Tuesday, May 13, 2014

Thomas Jefferson: The Art of Power by John Meacham

In April, I finished reading Thomas Jefferson: The Art of Power by Jon Meacham. I bought the book after seeing the author interviewed on the Jon Stewart Show. I previously read Meacham's book on Andrew Jackson. This is part of my project to read books about all of the presidents.

Ever since Sharon, Jack and I visited Monticello in 2011, I have been interested in reading a book on Jefferson. The Art of Power focuses more on how rather than what. Although it traces his life, it looks more at the influences on Jefferson's life and how he built and used his stature. For example, although it mentioned the Lewis and Clark expedition, it was only in very general terms. Note of self, I need to read Undaunted Courage. I also need to read a book on the War of 1812. The build-up to the War of 1812 is apparent in Jefferson's second term, but the book only mentions the war in passing.

Jefferson had an amazing life. He was the principal author of the Declaration of Independence. Jefferson served as Governor of Virginia, Minister to France, Secretary of State, Vice President and finally President.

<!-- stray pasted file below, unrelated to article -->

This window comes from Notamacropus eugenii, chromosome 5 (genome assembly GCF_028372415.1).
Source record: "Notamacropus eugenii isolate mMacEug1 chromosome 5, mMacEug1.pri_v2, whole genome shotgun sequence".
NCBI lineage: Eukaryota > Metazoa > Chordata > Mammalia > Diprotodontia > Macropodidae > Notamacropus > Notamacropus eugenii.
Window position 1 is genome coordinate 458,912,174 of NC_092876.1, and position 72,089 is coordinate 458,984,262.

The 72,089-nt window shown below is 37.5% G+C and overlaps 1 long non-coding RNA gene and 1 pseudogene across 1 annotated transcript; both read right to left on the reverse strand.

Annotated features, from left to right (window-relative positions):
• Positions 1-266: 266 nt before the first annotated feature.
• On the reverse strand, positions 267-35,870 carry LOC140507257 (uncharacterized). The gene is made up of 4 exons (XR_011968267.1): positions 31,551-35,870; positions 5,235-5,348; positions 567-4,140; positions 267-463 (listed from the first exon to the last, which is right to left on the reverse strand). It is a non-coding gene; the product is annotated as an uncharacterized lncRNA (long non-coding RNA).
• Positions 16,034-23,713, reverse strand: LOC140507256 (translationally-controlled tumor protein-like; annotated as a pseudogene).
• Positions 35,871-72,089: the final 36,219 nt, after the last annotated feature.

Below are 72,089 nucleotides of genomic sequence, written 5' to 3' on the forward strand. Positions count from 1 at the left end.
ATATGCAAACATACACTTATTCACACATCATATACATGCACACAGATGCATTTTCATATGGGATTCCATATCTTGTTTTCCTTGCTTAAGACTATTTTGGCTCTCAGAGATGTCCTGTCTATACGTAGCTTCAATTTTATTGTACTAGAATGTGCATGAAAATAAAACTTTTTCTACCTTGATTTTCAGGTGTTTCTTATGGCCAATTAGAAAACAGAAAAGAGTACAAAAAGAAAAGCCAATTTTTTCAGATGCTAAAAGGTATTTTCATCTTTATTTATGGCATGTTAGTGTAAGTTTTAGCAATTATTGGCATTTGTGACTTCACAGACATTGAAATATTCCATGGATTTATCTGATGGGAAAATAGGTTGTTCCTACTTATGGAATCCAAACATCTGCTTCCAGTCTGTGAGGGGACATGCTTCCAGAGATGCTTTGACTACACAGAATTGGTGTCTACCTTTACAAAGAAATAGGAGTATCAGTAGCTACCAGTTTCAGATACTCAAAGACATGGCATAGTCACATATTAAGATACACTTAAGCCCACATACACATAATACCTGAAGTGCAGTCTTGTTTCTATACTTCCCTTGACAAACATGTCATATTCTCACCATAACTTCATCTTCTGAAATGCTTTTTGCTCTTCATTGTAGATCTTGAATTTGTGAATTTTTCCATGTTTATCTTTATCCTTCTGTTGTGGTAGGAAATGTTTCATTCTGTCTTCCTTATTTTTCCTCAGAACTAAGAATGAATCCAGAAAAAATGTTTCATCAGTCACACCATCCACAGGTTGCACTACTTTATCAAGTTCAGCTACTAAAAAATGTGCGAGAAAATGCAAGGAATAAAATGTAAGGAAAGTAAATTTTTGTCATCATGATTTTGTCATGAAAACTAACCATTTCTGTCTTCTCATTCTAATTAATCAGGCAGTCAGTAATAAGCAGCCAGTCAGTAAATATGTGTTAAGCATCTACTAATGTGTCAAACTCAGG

I was struck on two things in particular in the book. First, Jefferson spent five years living in France as the United States Minister. This is the period right before the French Revolution. This had an impact on his world view and how he viewed the role of the individual in government.

Second, I didn't realize that there was battle between the Federalists and the Republicans during the period over the shape that the fledgling government should take. The Federalist continued to push the idea of a monarchy in some shape or form.

I am always fascinated by the interaction of the physical world with the literary world. Having toured Monticello, I particularly enjoyed the sections of the book that were set in his unique bedroom and study. I had the same experience with Wallen at Mount Vernon.

This is a solid book; I enjoyed it. Given that this book does not focus on details, I am going to have to go back and read another Thomas Jefferson biography to fill in some of the holes.

No comments:

Post a Comment